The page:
Haleakalā, or House of the Sun, is an ancient shield volcano occupying most of the island of Maui. The summit area of this mountain resembles a volcanic crater, but it is actually an erosional valley occupied by cinder cones and remnants of old lava flows. As wind and rain continue to erode the summit area, it is expected that it will someday resemble the rest of Maui as a rich, lush land teeming with life.
The Sliding Sands Trailhead is located at the summit area visitor center, where restrooms and potable water can be found. Be sure to stop in at the visitor center to check out some information about the summit area, pick up a map, and chat with a helpful ranger. This is the only official trail that descends into the erosional valley from the summit of Haleakalā. If you can, try to arrive in time to watch the sunrise from the visitor center before your hike, but be sure to get there early as there can be many other visitors sharing the view.
When planning this hike, it is important to consider the fact that you are starting at the highest point of the trail and hiking over 2,000 feet down before turning around to hike back up. Be aware of your limitations and always consider your ability to hike back up the steep trail you just came down. The trail switchbacks most of the way down through fine, loose ash - hence its name. About 2 miles down the trail you'll find an apparently closed spur trail to a cinder cone. There is a small rock barrier built up clearly indicating a closure; some maps indicate this trail as open, others do not indicate it at all.
As you descend, you may see small patches of silversword plant. Most of the plant life on the Hawaiian islands are invasive species. The summit area of Haleakalā, specifically the area higher than 6,900 feet, is the only place in the world one can view the indigenous 'Āhinahina (silversword) plant. It is a small plant with sword-like leaves that are covered by tiny silver hairs. Between July and October it forms a stalk of maroon ray flowers that can grow up to 6.6 feet high. This unique plant was at risk of becoming extinct in the 1920s due to overgrazing by livestock and vandalism. Thanks to government protection, the plant is now beginning to thrive again.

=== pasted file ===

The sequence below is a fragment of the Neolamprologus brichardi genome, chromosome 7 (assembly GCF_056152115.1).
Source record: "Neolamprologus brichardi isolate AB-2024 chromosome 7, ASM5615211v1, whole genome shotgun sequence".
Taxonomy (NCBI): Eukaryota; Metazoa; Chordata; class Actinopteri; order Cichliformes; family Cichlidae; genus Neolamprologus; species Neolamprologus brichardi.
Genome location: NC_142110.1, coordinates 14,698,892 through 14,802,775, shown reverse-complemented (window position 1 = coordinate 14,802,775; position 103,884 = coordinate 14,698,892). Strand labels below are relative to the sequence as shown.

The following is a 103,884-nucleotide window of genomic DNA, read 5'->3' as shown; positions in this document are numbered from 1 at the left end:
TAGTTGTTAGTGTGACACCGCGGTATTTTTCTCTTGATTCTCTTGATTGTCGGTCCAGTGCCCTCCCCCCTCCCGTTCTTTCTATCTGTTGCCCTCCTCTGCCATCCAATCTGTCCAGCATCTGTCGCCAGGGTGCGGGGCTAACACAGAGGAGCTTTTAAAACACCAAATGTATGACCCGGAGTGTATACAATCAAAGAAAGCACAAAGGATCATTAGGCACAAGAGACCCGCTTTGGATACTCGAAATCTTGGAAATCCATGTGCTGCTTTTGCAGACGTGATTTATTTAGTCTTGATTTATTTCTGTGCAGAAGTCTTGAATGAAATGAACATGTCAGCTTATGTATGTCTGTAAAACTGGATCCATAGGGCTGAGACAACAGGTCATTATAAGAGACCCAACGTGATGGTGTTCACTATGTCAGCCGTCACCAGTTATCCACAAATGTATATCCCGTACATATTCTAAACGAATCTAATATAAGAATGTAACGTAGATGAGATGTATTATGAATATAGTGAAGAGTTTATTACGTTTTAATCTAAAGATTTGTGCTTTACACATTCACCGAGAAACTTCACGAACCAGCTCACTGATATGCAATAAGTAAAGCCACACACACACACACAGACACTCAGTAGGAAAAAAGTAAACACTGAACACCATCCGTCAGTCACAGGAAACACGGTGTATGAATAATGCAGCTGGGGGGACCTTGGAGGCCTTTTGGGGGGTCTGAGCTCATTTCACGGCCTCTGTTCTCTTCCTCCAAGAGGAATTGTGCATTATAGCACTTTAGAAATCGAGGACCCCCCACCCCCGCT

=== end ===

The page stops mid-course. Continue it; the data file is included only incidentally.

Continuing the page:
The trail intersects with another trail on the valley floor at this route's lowest point. There is an open area with a sign indicating distances to other trails that form a network across the valley. If you aren't making the return ascent, another option is to continue on the Halemau'u Trail that ascends the northwest rim of the valley to another trailhead. There is actually a designated hiker pick-up area on the road here where drivers can stop to return hikers to their vehicles at the summit area visitor center. From this junction on the valley floor, the Sliding Sands Trail continues on another 5 miles all the way to the eastern rim, where a campground and backcountry cabin can be found. The route back up is steep, but as the light changes and the potential for clouds to move into the valley increases, your scenery can look different. The unimpeded views of this unique landscape are abundant and variable. Enjoy!